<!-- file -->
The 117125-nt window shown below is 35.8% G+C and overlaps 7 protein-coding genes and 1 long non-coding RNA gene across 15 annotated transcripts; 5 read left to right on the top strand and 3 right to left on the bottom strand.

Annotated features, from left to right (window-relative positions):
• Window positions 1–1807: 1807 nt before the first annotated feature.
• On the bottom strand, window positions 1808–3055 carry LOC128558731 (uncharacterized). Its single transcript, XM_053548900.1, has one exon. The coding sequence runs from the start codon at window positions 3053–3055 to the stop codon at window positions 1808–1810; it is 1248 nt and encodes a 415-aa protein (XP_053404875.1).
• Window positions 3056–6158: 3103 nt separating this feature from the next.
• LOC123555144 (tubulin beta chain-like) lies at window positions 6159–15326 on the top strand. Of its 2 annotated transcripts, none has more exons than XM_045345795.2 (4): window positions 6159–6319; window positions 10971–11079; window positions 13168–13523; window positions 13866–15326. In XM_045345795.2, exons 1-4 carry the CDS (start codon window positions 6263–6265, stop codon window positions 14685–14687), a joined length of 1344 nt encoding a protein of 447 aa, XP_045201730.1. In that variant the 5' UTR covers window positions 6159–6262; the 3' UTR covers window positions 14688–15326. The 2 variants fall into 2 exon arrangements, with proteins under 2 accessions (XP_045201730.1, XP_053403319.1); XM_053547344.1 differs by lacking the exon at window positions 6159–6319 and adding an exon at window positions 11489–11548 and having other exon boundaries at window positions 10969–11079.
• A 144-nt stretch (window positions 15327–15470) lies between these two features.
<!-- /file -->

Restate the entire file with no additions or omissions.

The 117125-nt window shown below is 35.8% G+C and overlaps 7 protein-coding genes and 1 long non-coding RNA gene across 15 annotated transcripts; 5 read left to right on the top strand and 3 right to left on the bottom strand.

Annotated features, from left to right (window-relative positions):
• Window positions 1–1807: 1807 nt before the first annotated feature.
• On the bottom strand, window positions 1808–3055 carry LOC128558731 (uncharacterized). Its single transcript, XM_053548900.1, has one exon. The coding sequence runs from the start codon at window positions 3053–3055 to the stop codon at window positions 1808–1810; it is 1248 nt and encodes a 415-aa protein (XP_053404875.1).
• Window positions 3056–6158: 3103 nt separating this feature from the next.
• LOC123555144 (tubulin beta chain-like) lies at window positions 6159–15326 on the top strand. Of its 2 annotated transcripts, none has more exons than XM_045345795.2 (4): window positions 6159–6319; window positions 10971–11079; window positions 13168–13523; window positions 13866–15326. In XM_045345795.2, exons 1-4 carry the CDS (start codon window positions 6263–6265, stop codon window positions 14685–14687), a joined length of 1344 nt encoding a protein of 447 aa, XP_045201730.1. In that variant the 5' UTR covers window positions 6159–6262; the 3' UTR covers window positions 14688–15326. The 2 variants fall into 2 exon arrangements, with proteins under 2 accessions (XP_045201730.1, XP_053403319.1); XM_053547344.1 differs by lacking the exon at window positions 6159–6319 and adding an exon at window positions 11489–11548 and having other exon boundaries at window positions 10969–11079.
• A 144-nt stretch (window positions 15327–15470) lies between these two features.